Gulf Arab states urge bigger international role in Yemen crisis, as blast hits Yemeni capital

A Houthi militiaman stands guard as a forensic expert (R) inspects the scene of a blast near the republican palace in Sanaa February 7, 2015. REUTERS/Khaled Abdullah

(Reuters) – Concerned Gulf Arab nations called on the international community to take a stronger position on Yemen and expressed concern about Iranian influence amid the political instability there, a senior State Department official said on Friday after meetings with U.S. Secretary of State John Kerry.

However, no plans were made to contact Tehran about the situation during talks between Kerry and foreign ministers and senior officials from Saudi Arabia, the United Arab Emirates, Qatar, Kuwait, Oman and Bahrain, the official added.

“There was a feeling that the international community needed to take a stronger position, either through the U.N. or another multilateral organization,” the official said on condition of anonymity.

“There was concern about Iranian influence but no one discussed getting in touch with the Iranians,” the official said, adding that there was also talk about more Security Council meetings on Yemen…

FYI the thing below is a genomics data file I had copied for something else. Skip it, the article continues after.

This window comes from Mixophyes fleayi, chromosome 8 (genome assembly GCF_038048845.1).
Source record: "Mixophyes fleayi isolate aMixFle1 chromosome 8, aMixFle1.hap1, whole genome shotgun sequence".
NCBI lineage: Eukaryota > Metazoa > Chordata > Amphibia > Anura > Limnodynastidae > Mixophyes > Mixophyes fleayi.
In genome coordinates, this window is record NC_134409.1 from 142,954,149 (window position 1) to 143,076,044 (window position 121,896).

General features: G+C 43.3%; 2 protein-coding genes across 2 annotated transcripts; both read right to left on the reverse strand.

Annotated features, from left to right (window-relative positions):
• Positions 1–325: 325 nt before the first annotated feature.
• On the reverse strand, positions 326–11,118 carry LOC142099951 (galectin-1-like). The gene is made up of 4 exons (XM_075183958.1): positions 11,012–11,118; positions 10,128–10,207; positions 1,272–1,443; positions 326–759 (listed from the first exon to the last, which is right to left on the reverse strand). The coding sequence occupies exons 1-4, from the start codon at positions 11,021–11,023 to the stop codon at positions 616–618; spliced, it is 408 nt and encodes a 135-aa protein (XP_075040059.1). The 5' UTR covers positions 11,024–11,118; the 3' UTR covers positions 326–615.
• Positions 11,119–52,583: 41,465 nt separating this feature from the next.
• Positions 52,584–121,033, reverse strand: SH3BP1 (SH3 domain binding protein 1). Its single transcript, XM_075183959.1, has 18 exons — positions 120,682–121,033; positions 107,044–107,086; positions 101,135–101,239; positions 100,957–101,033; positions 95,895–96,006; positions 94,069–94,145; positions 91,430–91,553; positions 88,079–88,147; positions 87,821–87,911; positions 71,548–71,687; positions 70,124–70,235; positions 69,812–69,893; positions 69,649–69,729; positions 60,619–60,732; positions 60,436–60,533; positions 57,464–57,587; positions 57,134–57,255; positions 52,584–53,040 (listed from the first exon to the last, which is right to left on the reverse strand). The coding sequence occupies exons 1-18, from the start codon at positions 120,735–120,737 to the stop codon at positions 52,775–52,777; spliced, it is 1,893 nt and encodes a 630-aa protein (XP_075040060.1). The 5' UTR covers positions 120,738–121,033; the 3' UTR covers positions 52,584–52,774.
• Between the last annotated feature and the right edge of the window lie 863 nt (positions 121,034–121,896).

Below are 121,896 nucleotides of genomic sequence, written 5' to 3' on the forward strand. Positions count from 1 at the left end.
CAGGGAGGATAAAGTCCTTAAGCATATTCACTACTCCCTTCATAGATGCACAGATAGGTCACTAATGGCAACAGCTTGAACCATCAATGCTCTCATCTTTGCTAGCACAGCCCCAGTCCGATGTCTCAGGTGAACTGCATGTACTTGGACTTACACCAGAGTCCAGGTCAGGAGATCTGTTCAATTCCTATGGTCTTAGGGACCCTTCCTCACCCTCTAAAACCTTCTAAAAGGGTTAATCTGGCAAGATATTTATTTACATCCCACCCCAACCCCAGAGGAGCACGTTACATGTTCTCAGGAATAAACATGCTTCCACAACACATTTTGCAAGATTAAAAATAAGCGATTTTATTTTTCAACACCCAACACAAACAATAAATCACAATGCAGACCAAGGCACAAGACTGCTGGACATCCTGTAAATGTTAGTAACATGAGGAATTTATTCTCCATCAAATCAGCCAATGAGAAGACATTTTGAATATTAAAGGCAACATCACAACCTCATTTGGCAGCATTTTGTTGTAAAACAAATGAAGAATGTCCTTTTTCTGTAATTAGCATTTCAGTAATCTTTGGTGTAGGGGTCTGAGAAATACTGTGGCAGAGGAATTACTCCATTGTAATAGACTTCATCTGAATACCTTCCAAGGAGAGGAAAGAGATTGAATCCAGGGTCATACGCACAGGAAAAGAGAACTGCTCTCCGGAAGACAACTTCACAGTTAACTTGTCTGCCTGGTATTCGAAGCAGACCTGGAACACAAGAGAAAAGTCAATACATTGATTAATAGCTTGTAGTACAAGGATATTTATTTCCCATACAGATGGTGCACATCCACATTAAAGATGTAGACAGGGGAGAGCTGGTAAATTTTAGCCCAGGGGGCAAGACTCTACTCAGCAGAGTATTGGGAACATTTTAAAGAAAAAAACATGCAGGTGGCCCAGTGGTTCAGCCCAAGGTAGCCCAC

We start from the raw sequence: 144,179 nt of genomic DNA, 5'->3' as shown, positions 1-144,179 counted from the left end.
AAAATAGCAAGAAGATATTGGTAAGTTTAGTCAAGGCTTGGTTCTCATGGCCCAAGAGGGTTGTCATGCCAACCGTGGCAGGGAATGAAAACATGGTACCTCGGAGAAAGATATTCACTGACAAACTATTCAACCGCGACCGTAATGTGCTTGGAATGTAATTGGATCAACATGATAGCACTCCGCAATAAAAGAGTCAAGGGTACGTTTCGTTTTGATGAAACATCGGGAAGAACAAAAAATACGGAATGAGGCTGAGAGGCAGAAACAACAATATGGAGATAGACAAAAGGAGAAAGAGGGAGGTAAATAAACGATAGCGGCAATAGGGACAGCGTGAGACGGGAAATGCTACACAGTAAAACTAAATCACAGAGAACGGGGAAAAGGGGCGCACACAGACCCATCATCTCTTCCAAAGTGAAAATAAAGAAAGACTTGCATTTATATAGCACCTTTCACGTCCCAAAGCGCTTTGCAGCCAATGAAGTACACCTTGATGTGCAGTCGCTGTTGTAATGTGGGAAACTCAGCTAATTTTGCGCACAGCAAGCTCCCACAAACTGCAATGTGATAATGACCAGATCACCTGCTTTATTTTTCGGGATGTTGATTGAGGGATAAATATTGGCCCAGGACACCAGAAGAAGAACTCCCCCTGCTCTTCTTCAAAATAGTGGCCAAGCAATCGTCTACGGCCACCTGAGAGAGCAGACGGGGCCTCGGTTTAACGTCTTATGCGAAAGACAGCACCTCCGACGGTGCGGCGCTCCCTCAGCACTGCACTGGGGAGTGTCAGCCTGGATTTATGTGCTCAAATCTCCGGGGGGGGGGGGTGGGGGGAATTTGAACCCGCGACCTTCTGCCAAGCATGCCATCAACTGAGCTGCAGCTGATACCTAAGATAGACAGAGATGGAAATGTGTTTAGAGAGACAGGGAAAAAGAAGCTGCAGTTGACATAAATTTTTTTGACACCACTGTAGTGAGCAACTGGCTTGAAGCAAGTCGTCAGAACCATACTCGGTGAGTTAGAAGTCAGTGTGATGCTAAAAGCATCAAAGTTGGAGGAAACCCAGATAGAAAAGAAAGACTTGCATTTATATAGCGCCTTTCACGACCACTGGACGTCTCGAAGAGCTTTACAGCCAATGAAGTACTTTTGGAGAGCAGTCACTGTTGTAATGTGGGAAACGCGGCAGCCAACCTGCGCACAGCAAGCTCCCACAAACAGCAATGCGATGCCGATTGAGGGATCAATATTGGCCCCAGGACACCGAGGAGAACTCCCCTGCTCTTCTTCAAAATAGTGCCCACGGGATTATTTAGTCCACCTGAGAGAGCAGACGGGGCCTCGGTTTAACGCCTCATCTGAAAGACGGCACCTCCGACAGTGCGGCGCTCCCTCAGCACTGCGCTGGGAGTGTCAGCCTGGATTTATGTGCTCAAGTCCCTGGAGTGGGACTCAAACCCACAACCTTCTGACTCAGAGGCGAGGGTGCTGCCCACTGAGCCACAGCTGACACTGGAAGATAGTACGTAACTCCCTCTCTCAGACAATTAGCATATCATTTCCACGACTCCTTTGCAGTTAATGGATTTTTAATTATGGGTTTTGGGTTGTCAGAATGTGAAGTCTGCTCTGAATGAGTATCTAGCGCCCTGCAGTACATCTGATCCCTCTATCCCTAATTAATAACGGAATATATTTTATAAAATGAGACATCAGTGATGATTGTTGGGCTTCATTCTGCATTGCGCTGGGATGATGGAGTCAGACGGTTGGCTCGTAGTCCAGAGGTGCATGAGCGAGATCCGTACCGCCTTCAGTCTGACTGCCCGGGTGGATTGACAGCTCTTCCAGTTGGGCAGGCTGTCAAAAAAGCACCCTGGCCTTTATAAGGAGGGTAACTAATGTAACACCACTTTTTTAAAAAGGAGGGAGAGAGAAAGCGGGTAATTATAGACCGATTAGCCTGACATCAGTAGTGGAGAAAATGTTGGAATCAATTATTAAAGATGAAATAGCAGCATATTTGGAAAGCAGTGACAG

Related: Gulf countries condemn Houthi takeover in Yemen as a ‘coup’ (Don’t forget that the Houthis are Shi’ites).

Meanwhile, U.N. ready to take ‘further steps’ if Yemen talks not resumed

Finally, NYT has a Q & A:


A: They are a modern Shiite tribal movement rooted in northern Yemen along the nation’s border with Saudi Arabia. Their name honors their first military commander, Hussein al-Houthi, who launched an anti-government rebellion following the U.S. invasion of Iraq with the aim of toppling Yemen’s pro-Western government. He was killed by Yemen’s army in 2004. Houthis again took part in the 2011 Arab Spring rebellion against the government of then-President Ali Abdullah Saleh, but rejected a compromise plan that passed power to Saleh’s successor, Abed Rabbo Mansour Hadi. They since have consolidated their military hold over Yemen’s northern provinces and, in September 2014, moved south to seize control of the capital, Sanaa, and other major cities.


A: Without support from the two-thirds of the population that is Sunni Muslim, it will be difficult and dangerous, running the risk of provoking civil war…